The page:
End of the world May 21?! Don't panic – but don't ridicule Project Caravan, either.
Project Caravan is a bus convoy traversing America to warn that the world will be destroyed this Saturday, May 21. The media depict them as crazies, but 41 percent of Americans believe that Jesus will return by 2050. End-of-the-world prophecy is all around us, whether we know it or not.
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War is a boon for end-of-world beliefs
Miller’s companions later adjusted the final day to October 22, 1844; when that didn’t pan out, either, he faded into obscurity. But some of his remaining followers formed the Seventh-Day Adventist Church, which continues to preach end-of-world doctrines today. So do the Jehovah’s Witnesses – founded after the Civil War – and the Assemblies of God, forged amid the oubreak of World War One.Skip to next paragraph
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The Great War was a boon for such beliefs. “War! War!! War!!!” proclaimed one journal in 1914. “The Nations of Europe Battle and Unconscously Prepare the Way for the Return of Lord Jesus.” The British capture of Palestine – and especially Britain’s Balfour Declaration, which promised “a national home for the Jewish people” – also sparked new excitement among prophecy believers, who pointed to Biblical passages suggesting that the Jews’ return to Israel would harken the last days.
Not surprisingly, then, the establishment of the State of Israel in 1948 was welcomed as yet another sign that the end was near. Into the present, prophecy-minded Americans are among Israel’s strongest supporters; many Israelis have welcomed their aid, even though these same Americans often say that non-Christians will be destroyed upon Jesus’ arrival.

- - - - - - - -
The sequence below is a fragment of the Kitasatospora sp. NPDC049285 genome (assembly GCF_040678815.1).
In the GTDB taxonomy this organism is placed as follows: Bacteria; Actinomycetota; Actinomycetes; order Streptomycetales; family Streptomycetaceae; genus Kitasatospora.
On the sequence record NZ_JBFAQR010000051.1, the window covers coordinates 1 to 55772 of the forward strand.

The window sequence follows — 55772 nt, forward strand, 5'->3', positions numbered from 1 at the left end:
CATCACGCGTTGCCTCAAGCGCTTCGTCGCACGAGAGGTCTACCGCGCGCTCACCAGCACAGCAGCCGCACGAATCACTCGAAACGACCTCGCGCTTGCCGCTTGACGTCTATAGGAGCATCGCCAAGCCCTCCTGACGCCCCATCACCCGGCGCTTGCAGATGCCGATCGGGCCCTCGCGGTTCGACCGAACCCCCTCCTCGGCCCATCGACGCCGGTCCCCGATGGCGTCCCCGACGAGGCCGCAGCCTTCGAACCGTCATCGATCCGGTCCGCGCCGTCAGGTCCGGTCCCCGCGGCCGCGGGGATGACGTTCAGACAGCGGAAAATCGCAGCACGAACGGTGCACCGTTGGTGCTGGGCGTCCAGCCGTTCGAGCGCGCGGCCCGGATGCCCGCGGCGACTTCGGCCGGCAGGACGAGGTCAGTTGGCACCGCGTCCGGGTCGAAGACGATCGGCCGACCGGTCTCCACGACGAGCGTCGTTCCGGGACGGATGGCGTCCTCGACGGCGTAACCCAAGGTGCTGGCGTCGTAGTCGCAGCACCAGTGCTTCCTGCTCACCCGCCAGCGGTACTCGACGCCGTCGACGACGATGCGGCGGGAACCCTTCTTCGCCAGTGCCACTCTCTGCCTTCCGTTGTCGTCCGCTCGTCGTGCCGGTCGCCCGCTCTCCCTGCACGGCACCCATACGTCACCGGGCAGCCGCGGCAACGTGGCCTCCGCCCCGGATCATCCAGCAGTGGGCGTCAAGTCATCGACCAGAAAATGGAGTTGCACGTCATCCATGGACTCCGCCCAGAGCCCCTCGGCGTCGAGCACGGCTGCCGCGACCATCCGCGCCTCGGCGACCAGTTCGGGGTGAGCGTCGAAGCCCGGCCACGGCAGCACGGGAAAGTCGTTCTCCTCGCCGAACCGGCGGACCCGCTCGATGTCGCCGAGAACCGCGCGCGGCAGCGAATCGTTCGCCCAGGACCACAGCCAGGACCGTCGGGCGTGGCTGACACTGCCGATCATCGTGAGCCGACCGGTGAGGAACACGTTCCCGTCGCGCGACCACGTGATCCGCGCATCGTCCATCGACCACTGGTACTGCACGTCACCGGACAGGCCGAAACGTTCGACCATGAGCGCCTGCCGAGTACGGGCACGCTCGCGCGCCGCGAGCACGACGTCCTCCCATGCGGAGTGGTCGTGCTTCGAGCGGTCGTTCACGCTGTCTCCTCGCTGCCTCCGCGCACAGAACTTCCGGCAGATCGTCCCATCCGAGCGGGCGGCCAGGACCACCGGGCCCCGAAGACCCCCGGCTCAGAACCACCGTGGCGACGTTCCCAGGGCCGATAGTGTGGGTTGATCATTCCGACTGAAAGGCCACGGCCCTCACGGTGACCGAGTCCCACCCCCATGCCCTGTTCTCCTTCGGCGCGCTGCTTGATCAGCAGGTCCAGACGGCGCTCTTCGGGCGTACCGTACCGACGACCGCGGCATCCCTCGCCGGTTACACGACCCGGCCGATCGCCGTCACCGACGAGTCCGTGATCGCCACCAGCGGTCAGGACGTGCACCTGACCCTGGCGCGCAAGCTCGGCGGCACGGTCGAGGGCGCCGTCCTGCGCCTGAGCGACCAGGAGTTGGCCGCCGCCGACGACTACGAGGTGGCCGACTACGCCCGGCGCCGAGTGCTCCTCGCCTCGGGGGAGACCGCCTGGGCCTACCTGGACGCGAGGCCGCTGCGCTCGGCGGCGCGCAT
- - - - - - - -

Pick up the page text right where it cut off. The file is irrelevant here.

Since World War Two, indeed, nearly every international development has triggered doomsday warnings. The rise of the Soviet Union during the cold war evoked Gog, the evil empire that threatens Israel in the Bible before Christ comes back; the United Nations conjured the “world government” established by the Anti-Christ, prior to his climactic battle with Jesus; and the threat of nuclear weapons foretold the fiery annihilation of the world itself.
Most recently, Hurricane Katrina and the Japanese earthquakes have both provoked end-of-days predictions. And anyone can issue such warnings, which also helps explain their recurrence. In a country without an established church, Americans can promulgate whatever doomsday theories they choose. May the best theory win.
Surely, that’s something to celebrate. No matter what you think about the end of time, we should all be glad we live in a place – and in a time – where we can say what we’d like about the subject. And everyone else is free to come along for the ride! This Saturday, then, don’t mock Project Caravan if the world keeps turning. Instead, think about your own good fortune in finding such a safe place within it.
Jonathan Zimmerman teaches history and education at New York University. He is the author most recently of “Small Wonder: The Little Red Schoolhouse in History and Memory.”